As the season started in the first year of the newly-branded Liga MX, I thought having León back in the league was going to be a cute story.
And nothing more.
It was great to have one of the historic teams back, I thought. They had won plenty of championships in the past, they had a great fanbase, serviceable players, and a serviceable coach. A trip to the liguilla was certainly not out of the realm of possibility, much like it was for Xolos when they were promoted last year.
With only 6 games left in the Liga MX Aperttura, it is clear that León has quickly established itself as one of the teams to beat, along with those plucky Aztec Dogs up North, and Toluca (whose 1st place standing is a huge surprise in and of itself). León goes by many names - Los Esmeraladas, las panzas verdes, (the green bellies), and La Fiera (loosely translated as the beast, but it can apply to the team, the fans and the stadium). Call'em what you like, but they have become a force in the A2012 season.
In a league where sold-out, intimidating stadiums are the exception rather than the rule, León has turned their home-field into a very formidable advantage. Outside of the Monterrey teams and to a lesser degree, Xolos, no other team enjoys as vibrant a home atmosphere, and it is paying off. Leon has won 4 of 6 games at home, and has lost only once on the road. It certainly helps that the city's central location in the country means that most away games aren't more than a half day's drive.
It also has to be said that León could have altered the television landscape for the better by signing a deal to televise their home games outside of the Azteca-Televisa duopoly. I have heard many times business types say about something like this "I won't be the first, but I'll sure be the second." We'll see if anyone else makes a move as their contracts expire, but that is a topic for another day.
So why is it different now? Why did León languish so long in the 2nd division? I asked a local TV and radio personality here in Austin, Jorge Iturralde, a very passionate León fan just that?
"León is a city whose citizens go all in with the team. They take to the streets to celebrate wins, shed tears after defeats, and consume all things to do with the León brand. None of these were ever properly leveraged by the long list of owners who have come and gone.
"(Pachuca owner) Jesús Martínez, Sr. invested a great deal of resources to convert León into a force in the 2nd division, with hopes that the team would earn promotion. And it is with those players that this team currently sits in third place."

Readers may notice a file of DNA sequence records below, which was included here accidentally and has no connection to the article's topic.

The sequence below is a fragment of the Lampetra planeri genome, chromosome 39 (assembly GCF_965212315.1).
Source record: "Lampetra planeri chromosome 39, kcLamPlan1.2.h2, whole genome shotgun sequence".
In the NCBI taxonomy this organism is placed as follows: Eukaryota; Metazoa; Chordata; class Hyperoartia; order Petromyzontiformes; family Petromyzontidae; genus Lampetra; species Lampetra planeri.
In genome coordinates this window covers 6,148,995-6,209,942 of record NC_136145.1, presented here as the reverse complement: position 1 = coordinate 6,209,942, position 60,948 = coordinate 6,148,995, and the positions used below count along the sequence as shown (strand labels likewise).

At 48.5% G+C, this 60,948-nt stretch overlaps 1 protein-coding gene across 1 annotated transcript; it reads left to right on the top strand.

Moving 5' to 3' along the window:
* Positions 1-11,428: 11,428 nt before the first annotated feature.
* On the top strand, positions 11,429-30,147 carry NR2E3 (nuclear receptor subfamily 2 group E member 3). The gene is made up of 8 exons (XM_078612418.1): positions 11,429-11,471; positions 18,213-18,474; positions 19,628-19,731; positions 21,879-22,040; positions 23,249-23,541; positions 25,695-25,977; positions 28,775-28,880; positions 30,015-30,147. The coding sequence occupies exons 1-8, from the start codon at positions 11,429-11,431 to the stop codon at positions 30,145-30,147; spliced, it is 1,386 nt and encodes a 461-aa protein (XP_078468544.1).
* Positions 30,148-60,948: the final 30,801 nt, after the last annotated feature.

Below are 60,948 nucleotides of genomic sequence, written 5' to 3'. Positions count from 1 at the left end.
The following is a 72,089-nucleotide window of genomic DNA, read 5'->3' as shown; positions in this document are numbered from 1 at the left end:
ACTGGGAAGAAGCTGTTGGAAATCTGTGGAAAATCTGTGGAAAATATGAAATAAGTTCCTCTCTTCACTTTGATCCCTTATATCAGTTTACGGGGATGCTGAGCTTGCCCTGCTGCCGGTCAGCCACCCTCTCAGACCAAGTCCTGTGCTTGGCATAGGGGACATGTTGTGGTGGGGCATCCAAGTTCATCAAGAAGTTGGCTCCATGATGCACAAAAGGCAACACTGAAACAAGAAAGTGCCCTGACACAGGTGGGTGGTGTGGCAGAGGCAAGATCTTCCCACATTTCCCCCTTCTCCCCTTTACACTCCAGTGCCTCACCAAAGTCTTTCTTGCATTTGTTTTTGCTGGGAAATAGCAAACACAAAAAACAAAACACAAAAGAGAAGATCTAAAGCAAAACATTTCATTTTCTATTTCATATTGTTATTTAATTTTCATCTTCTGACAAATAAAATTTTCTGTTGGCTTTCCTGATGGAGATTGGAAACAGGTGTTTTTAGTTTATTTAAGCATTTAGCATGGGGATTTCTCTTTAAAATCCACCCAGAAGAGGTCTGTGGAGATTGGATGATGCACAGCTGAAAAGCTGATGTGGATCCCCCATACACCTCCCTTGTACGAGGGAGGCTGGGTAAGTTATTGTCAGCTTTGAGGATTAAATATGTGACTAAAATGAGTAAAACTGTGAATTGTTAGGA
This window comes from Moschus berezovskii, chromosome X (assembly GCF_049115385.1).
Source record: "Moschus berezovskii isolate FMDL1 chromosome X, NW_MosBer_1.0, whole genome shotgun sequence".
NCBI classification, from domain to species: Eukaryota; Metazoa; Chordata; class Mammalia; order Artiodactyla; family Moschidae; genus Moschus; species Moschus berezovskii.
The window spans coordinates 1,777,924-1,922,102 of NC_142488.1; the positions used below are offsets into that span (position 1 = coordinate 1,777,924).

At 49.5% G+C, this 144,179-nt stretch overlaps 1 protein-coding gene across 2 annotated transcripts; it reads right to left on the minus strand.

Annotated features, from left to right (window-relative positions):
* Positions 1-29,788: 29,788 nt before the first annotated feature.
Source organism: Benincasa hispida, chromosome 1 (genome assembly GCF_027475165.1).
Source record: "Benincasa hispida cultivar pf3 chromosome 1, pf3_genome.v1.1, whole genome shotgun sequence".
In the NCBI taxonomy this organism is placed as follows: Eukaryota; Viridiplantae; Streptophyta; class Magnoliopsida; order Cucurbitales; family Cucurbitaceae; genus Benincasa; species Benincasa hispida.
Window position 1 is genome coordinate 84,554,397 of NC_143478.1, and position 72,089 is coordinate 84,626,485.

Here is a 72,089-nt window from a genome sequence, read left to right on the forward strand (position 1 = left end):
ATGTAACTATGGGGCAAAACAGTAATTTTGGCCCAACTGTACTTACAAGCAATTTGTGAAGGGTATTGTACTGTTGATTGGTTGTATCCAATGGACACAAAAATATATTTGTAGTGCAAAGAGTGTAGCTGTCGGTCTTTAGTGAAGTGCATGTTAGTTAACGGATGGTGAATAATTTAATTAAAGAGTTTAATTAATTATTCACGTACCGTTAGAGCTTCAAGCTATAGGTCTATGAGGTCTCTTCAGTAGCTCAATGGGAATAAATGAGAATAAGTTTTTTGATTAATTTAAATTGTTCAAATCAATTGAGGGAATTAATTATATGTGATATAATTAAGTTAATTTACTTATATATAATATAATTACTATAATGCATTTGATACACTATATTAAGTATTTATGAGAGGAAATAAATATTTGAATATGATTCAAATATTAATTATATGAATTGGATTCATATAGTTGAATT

It was the last part of what Iturralde said that got me thinking. I seem to recall last summer that León (and Pachuca both) was one of the big movers and shakers in the draft. They collected over a dozen players.
"The team decided to opt for continuity - they did add 16 players in the draft, but only a small handful of those have seen action." Iturralde said.
One of the players who helped the esmeraldas make the jump is Carlos "el Gullit" Peña, a brash, young midfielder who struck his fourth goal in the tournament last night to equalize vs. Pumas. The 22-year old Pachuca product has been nothing short of sensational for la Fiera this season. His 4 goals lead the team, which have tallied 20 altogether - tied for tops in the league with Toluca. Defensively, only Cruz Azul has allowed less goals than the ones in green.
***UPDATE*** It looks like important people have also been keeping an eye on Peña. He just earned his first call-up.
Regardless, is this just a passing phase. Does León really have what it takes to make a deep run into the playoffs? Again, I asked for insight from Austin's León Authority.
"León has what it takes to take the trophy, but it will not be easy. They have a good roster, but they lack that one difference maker, a heavyweight whose mere presence can make the other side quake in their boots (like an Humberto Suazo or Christian Benítez, for example). Nevertheless, with the players they have and their exhaustive work-rate, there is no reason to think that they cannot surprise some folks."
Honestly, I don't think anyone can be surprised with what León does.